MCR says something analogous about morality: Whether a given action is morally right or morally wrong is relative to the culture of one’s society; more specifically, morality is relative to what people in one’s society believe about morality.
[3.3.] “Moral-Cultural Relativism” vs. “Cultural Relativism.”
Sometimes, MCR is referred to simply as “cultural relativism.” But the name “cultural relativism” is used to refer to a number of different theories. Most of these theories claim that something is relative to (dependent on) one’s culture or society. But not all of them refer specifically to morality. One claims that standards of evidence are relative to one’s society; another claims that all truths (not just moral, but historical, scientific, etc.) are relative to one’s culture. When you hear someone refer simply to “cultural relativism,” you should ask: exactly what theory do you mean? What does the theory say is relative to culture: morality, standards of evidence, truth, or something else? Notice that Rachels refers simply to “cultural relativism” —but he means the theory I am calling MCR.
[3.4.] An Example: Polygamy.
polygamy (df.): having more than one spouse or mate at a time; more often than not, this involves one man having multiple wives.
· Polygamy is thought to be morally permissible in some societies (and in some segments of American society) but is thought to be morally wrong in others.
· It is still practiced by members of the Fundamentalist Church of Jesus Christ of Latter-Day Saints (FLDS). An estimated 10,000 members of this church reside in Utah, Arizona, Colorado, Texas, South Dakota, and British Columbia.
· FLDS members living at the Yearning for Zion Ranch in Texas made headlines in 2008, when the Ranch was raided and 462 children 17 years old or younger were taken into custody. Officials feared that many children were being subjected to sexual abuse.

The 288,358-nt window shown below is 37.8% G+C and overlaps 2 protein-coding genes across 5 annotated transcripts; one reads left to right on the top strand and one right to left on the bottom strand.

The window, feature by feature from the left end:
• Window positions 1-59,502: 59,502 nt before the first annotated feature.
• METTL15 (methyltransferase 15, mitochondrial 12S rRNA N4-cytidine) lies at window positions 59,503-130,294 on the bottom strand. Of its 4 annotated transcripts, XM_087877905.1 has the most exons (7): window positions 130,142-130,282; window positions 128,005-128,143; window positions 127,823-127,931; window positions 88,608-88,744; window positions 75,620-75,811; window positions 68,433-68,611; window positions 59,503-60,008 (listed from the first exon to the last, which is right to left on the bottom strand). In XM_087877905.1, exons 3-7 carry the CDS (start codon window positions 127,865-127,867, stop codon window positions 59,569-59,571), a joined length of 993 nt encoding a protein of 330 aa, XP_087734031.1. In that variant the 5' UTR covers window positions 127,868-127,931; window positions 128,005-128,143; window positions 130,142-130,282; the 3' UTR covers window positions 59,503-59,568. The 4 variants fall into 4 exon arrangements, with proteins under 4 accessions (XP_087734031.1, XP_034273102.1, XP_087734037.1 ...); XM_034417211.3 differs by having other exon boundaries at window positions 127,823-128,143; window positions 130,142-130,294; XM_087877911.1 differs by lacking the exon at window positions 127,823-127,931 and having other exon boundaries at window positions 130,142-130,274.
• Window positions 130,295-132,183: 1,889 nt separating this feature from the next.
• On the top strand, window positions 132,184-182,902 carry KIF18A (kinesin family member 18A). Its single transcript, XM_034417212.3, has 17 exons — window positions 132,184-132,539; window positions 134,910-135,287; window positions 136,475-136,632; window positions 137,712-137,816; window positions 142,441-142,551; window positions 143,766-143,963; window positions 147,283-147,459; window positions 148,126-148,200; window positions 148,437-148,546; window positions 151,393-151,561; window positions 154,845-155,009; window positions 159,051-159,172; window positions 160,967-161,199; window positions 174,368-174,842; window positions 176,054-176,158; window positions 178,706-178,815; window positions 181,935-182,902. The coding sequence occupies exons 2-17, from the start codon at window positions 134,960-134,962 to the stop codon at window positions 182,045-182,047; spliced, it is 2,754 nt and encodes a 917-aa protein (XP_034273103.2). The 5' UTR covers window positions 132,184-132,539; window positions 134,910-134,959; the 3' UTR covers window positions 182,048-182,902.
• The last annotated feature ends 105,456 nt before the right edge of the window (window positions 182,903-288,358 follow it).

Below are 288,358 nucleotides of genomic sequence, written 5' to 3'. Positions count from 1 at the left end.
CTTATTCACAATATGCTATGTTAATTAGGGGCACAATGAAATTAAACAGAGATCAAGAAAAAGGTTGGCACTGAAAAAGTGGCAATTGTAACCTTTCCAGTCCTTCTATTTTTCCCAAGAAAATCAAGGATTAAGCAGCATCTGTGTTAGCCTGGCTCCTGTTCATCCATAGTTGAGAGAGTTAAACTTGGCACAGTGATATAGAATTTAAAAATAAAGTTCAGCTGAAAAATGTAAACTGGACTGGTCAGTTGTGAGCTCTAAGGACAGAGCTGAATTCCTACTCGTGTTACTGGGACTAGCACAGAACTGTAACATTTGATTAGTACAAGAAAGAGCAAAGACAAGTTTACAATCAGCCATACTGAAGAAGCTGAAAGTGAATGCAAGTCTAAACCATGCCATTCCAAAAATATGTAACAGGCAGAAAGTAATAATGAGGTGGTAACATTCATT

· The president of the FLDS, Warren Jeffs, was convicted in Texas in 2011 of sexually assaulting two girls, ages 15 and 12, whom he had taken as wives. Prosecutors presented evidence that he had 78 wives, 12 of whom were younger than 15 years old. Jeffs was sentenced to life in prison plus 20 years.
According to MCR, there is no truth of the matter about whether forced polygamy involving underage girls is right or wrong universally, just like there is no truth of the matter about whether UWG is on the left or the right of I-20, universally. According to MCR, whether polygamy is right or wrong depends on the society in question. In some societies, it is morally permissible; in others it is immoral; and that’s all there is to it.
Stopping point for Thursday September 5. For next time, study the lecture notes from today, and begin reading EMP ch.2 (pp.14-22 only). You may have a pop quiz on both at the beginning of class.
Your first exam in this course will be on Tuesday September 24. The study guide is now on the class website.
 The Primer: A Guidebook for Law Enforcement and Human Services Agencies who offer Assistance to Fundamentalist Mormon Families, August 2009, URL = < http://attorneygeneral.utah.gov/cmsdocuments/The_Primer.pdf >, p.18; accessed August 30, 2011.
 Lindsay Whitehurst, “Warren Jeffs Gets Life in Prison for Sex with Underage Girls,” Salt Lake Tribune, August 9, 2011; updated August 11, 2011. URL = < http://www.sltrib.com/sltrib/news/52354441-78/jeffs-jurors-sentencing-girls.html.csp >, accessed August 30, 2011.
This page last updated /3/2013.
Copyright © 2013 Robert Lane. All rights reserved.